Too many marketers are not aware that every decision that a customer makes consists of complex emotions.
One such emotion, that of belonging, is the very reason your brand needs to develop its "why statement."
To understand the complex psychology of belonging, or purpose, let's look at a simple example of that idea in practice. Here's one from the sporting world.
Every four years, the FIFA World Cup is played. Fans from across the globe pack stadiums, pubs, living rooms, and city streets to watch matches. World Cup fans, like those from other sports, adorn themselves in the colors of their country, a ritual that has its roots in medieval tradition, in which people's sense of self and loyalty was tightly associated with their lords' colors and symbols.
Today's fans, while not dressing for battle, are the same—driven by an emotional connection to their team through deep-seated personal motivators. That connection (whether you call it a "desire to belong" or even "purpose") is equal parts a reflection of self and team. Such connections have even been shown to enhance someone's meaning of life.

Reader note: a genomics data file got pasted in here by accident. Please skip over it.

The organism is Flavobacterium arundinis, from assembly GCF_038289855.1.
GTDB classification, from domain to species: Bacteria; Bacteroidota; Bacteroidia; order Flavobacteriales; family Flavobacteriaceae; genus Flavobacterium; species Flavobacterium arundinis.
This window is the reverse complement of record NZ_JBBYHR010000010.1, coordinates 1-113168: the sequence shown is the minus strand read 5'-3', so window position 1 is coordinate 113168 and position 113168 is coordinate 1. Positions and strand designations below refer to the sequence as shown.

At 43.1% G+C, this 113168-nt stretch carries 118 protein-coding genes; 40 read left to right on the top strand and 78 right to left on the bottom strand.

So, why do we care about how emotionally connected someone can get to a soccer team?
The Psyche of Fans
Fans, by definition, are fanatics about the team or brand. Those brands have developed a very strong sense of being—the why statement. That statement, less of a formal mission statement and more of a sense of purpose, roots the brand into the psyche of fans and motivates them through emotion to take action.